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Suppose $\{x_k\}_{k=1}^m$ are independent random elements of $S_n$ under discrete uniform distribution. What is the probability $P_m^n$, that $\langle \{x_k\}_{k=1}^m \rangle = S_n$?

It is quite easy to determine $P_m^n$ in several specific cases: For$n \geq 3$ $P_1^n = 0$. $P_m^1 = 1$. $P_m^2 = 1 - \frac{1}{2^m}$. And for any fixed $n$, $\lim_{m \rightarrow \infty} P_m^n = 1$ However, the solution of this problem in general seems to be more complicated.

In general, one can see, that $P_m^n = 1 - Q_m^n$, where $Q_m^n$ is the probability, that $\{x_k\}_{k=1}^m$ all lie in the same maximal subgroup of $S_n$. And here I am stuck, as I do not know the structure of maximal subgroups of $S_n$.

Any help will be appreciated.

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    $\begingroup$ Trivial bound: $P_m^n\le P_m^2$ for $n\ge 2$, thanks to $A_n$. $\endgroup$ – Hagen von Eitzen Jul 1 '18 at 14:37
  • $\begingroup$ I am not sure what sort of answer you are expecting. As you say yourself here is not enough information known about the maximal subgroups of $S_n$ to be able to compute an exact value, so the best you can hope for are upper and lower bounds. I think there are some bounds known for the case $m=2$. $\endgroup$ – Derek Holt Jul 1 '18 at 16:50
  • $\begingroup$ @DerekHolt: In fact an asymptotic series is known for the case $m=2$ (see the end of my answer). $\endgroup$ – joriki Jul 2 '18 at 2:06
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For any given $n$, this can be done using Möbius inversion on the lattice of subgroups of $S_n$. For an introduction to Möbius inversion, see e.g. Section $5.2$ of Martin Aigner's A Course in Enumeration. In a nutshell, it's a generalized form of the inclusion–exclusion principle.

I'll work it out for $S_3$ and $S_4$; I don't know of a systematic way of doing it for general $n$.

The subgroup structure of $S_3$ is described here, including this somewhat Enterprise-esque diagram:

subgroup structure of S_3

Let's denote the subgroups by $S_3$, $A_3$, $T_1$, $T_2$, $T_3$ and $I$ (from top to bottom and from left to right). Using the superset relation $\supseteq$ as the partial order $\le$, we can find the required values of the Möbius function using Aigner's Proposition $5.4$:

$$\mu(a,a)=1\;,$$

$$ \mu(a,b)=-\sum_{a\le z\lt b}\mu(a,z)\;, $$

and thus

\begin{eqnarray*} \mu(S_3,S_3)&=&1\;,\\ \mu(S_3,A_3)&=&-1\;,\\ \mu(S_3,T_i)&=&-1\;,\\ \mu(S_3,I)&=&3\;. \end{eqnarray*}

If we denote the probability for the subgroup generated by $m$ random elements to be contained in $H$ by $f_m(H)$ and the probability for that subgroup to be exactly $H$ by $g_m(H)$, then

$$ f_m(H)=\sum_{K\subseteq H}g_m(K)\;, $$

so we can use Möbius inversion from above (Aigner's Theorem $5.5$ (ii)) to obtain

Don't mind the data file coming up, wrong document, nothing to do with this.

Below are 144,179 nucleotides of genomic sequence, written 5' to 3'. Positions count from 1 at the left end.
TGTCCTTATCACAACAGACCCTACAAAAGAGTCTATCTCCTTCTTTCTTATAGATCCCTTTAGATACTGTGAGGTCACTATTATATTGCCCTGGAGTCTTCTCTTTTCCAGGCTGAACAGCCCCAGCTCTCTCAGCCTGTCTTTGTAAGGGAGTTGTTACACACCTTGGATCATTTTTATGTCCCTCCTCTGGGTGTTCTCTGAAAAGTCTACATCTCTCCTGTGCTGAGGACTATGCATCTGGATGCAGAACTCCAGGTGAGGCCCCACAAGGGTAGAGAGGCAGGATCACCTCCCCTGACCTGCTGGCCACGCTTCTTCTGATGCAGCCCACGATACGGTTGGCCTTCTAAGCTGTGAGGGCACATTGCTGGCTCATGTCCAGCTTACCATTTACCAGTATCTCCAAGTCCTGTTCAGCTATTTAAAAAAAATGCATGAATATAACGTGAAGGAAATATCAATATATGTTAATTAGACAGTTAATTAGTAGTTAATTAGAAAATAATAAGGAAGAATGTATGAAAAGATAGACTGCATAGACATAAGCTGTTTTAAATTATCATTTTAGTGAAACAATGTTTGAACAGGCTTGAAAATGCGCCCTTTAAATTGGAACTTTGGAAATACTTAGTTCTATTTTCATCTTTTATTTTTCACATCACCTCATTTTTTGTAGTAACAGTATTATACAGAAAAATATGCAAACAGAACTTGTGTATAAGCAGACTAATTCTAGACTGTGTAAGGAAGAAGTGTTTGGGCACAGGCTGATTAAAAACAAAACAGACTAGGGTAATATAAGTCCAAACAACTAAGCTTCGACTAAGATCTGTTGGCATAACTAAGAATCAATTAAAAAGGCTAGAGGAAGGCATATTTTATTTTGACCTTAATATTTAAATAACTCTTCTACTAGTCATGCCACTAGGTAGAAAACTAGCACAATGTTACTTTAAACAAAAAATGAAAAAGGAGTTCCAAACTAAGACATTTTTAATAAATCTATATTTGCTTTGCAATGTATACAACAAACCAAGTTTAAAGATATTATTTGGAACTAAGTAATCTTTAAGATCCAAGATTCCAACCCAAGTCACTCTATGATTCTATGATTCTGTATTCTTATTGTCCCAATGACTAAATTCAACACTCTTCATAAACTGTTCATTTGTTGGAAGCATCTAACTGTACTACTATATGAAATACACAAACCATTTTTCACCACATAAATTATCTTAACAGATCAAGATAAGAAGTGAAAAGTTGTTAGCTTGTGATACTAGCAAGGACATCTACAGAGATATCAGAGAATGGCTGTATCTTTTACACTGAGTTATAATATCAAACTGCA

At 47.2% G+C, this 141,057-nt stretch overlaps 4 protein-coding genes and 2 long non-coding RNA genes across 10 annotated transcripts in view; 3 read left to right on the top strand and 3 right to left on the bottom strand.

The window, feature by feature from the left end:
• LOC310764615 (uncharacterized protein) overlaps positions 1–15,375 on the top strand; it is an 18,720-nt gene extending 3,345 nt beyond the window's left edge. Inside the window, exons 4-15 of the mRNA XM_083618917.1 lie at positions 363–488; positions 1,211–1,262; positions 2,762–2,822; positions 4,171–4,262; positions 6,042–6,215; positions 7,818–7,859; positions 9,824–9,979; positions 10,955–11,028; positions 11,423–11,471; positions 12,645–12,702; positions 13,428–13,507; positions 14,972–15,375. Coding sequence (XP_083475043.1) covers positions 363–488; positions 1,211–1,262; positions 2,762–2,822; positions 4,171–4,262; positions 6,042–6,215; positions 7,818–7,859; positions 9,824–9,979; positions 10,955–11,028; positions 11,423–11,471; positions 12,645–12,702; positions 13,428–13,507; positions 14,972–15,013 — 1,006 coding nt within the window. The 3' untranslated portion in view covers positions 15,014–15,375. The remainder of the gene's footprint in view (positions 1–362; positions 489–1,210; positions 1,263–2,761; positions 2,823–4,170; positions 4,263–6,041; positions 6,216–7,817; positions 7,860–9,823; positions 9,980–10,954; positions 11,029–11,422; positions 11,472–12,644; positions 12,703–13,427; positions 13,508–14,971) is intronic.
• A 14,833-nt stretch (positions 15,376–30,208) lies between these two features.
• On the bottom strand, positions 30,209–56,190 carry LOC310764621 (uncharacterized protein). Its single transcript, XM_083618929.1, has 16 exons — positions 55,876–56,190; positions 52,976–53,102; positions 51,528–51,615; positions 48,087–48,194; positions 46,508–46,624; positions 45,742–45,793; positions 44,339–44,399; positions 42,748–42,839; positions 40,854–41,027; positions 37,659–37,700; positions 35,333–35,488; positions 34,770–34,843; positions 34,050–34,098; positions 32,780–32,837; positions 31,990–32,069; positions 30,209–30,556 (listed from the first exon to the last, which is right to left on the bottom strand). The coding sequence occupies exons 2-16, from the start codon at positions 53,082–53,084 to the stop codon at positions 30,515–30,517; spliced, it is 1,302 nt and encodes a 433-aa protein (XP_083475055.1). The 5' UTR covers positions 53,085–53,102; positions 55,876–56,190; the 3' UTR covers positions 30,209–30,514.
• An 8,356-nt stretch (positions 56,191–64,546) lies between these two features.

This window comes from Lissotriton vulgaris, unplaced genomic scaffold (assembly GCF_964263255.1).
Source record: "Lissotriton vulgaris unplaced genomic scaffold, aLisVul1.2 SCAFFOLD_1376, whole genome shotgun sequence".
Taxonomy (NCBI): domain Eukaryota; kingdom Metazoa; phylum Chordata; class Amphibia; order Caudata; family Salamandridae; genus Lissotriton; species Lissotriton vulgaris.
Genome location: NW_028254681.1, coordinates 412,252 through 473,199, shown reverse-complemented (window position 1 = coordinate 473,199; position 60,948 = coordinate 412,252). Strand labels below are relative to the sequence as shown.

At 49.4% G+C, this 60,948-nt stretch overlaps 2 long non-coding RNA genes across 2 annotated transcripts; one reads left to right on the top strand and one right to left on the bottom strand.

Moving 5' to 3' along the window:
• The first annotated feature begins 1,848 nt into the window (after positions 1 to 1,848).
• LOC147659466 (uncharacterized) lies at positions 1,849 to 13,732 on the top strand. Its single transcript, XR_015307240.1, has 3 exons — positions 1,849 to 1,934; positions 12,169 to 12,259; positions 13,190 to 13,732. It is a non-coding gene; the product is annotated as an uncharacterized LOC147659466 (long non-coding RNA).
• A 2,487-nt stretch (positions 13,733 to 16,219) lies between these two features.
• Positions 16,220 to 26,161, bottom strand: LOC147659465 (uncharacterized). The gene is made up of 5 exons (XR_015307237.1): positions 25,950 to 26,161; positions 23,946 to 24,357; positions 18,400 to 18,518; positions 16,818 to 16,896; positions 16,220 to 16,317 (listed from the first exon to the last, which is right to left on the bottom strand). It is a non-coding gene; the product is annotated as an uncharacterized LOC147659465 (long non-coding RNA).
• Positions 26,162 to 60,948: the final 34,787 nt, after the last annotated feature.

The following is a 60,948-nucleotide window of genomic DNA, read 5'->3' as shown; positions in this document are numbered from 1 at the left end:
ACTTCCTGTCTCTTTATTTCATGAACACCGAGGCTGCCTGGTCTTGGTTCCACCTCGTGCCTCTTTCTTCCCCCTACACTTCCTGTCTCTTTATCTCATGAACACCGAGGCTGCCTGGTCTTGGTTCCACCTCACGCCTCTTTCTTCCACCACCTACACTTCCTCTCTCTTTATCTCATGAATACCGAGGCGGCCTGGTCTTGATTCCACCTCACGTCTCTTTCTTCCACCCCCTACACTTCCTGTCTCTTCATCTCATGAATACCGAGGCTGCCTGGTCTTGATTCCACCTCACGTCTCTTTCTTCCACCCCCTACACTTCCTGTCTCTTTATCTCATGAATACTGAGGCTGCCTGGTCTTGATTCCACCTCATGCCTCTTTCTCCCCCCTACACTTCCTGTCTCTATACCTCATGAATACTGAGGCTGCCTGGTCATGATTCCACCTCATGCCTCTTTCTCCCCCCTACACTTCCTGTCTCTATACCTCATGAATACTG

$$ g_m(H)=\sum_{K\subseteq H}\mu(H,K)f_m(K) $$

and thus in particular

$$ g_m(S_3)=\sum_{K\subseteq S_3}\mu(S_3,K)f_m(K)\;. $$

With

$$f_m(K)=\left(\frac{|K|}{|S_3|}\right)^m\;,$$

this becomes

$$g_m(S_3)=1-2^{-m}-3\cdot3^{-m}+3\cdot6^{-m}\;.$$

We can check this against a direct calculation for $m=2$, where we have to draw either a transposition and a $3$-cycle or two different transpositions to generate all of $S_3$, with probability

$$ 2\cdot\frac36\cdot\frac26+\frac36\cdot\frac26=\frac12\;, $$

and indeed

$$g_2(S_3)=1-2^{-2}-3\cdot3^{-2}+3\cdot6^{-2}=\frac12\;.$$

The subgroup structure of $S_4$ is analyzed here, including this amazing diagram:

subgroup structure of $S_4$

(Attribution for the diagram: By Watchduck (a.k.a. Tilman Piesk) - Own work, CC BY-SA 4.0, Link).

Using the diagram's labels for the types of subgroups (but with $D_4$ instead of $\text{Dih}_4$) and distinguishing the left-hand and right-hand types of $C_2^2$ and $C_2$ groups in the diagram by $L$ and $R$, respectively, we find as above:

\begin{eqnarray*} \mu(S_4,S_4)&=&1\;,\\ \mu(S_4,A_4)&=&-1\;,\\ \mu(S_4,D_4)&=&-1\;,\\ \mu(S_4,S_3)&=&-1\;,\\ \mu(S_4,C_4)&=&0\;,\\ \mu(S_4,C_2^{2L})&=&3\;,\\ \mu(S_4,C_2^{2R})&=&0\;,\\ \mu(S_4,C_3)&=&1\;,\\ \mu(S_4,C_2^L)&=&0\;,\\ \mu(S_4,C_2^R)&=&2\;,\\ \mu(S_4,C_1)&=&-12\;.\\ \end{eqnarray*}

Then Möbius inversion from above yields

$$ g_m(S_4)=1-2^{-m}-3\cdot3^{-m}-4\cdot4^{-m}+3\cdot6^{-m}+4\cdot8^{-m}+12\cdot12^{-m}-12\cdot24^{-m}\;. $$

Again we can check the case $m=2$ by hand. The following pairs of elements of $S_4$ generate all of $S_4$: each one of $6$ transpositions with one of $4$ $3$-cycles or with one of $4$ $4$-cycles, each one of $8$ $3$-cycles with any one of $6$ $4$-cycles, and each one of $6$ $4$-cycles with one of $4$ $4$-cycles, for a probability of

$$ \frac{2\cdot6\cdot4+2\cdot6\cdot4+2\cdot8\cdot6+6\cdot4}{24^2}=\frac38\;, $$

and indeed

$$ g_2(S_4)=1-2^{-2}-3\cdot3^{-2}-4\cdot4^{-2}+3\cdot6^{-2}+4\cdot8^{-2}+12\cdot12^{-2}-12\cdot24^{-2}=\frac38\;. $$

For $m\to\infty$, the leading term will always be the one corresponding to $A_n$, so the probability not to generate all of $S_n$ is asymptotic to $2^{-m}$ for all $n$.

For $m=2$, the problem has been extensively studied; see Probability that two randomly chosen permutations will generate $S_n$. The main result quoted there is the following asymptotic series from John Dixon's paper Asymptotics of generating the symmetric and alternating groups:

$$t_n\sim1-\frac1n-\frac1{n^2}-\frac4{n^3}-\frac{23}{n^4}-\frac{171}{n^5}-\frac{1542}{n^6}+O\left(\frac1{n^7}\right)\;.$$

The numerators form OEIS A113869. This series applies to both the probability that two uniformly randomly chosen elements of $A_n$ generate $A_n$ and the probability that two uniformly randomly chosen elements of $S_n$ generate either $A_n$ or $S_n$; it follows that

$$ g_2(S_n)\sim\frac34t_n\;. $$

The last section of this paper also contains a generalization of this asymptotic series for $m\gt2$.

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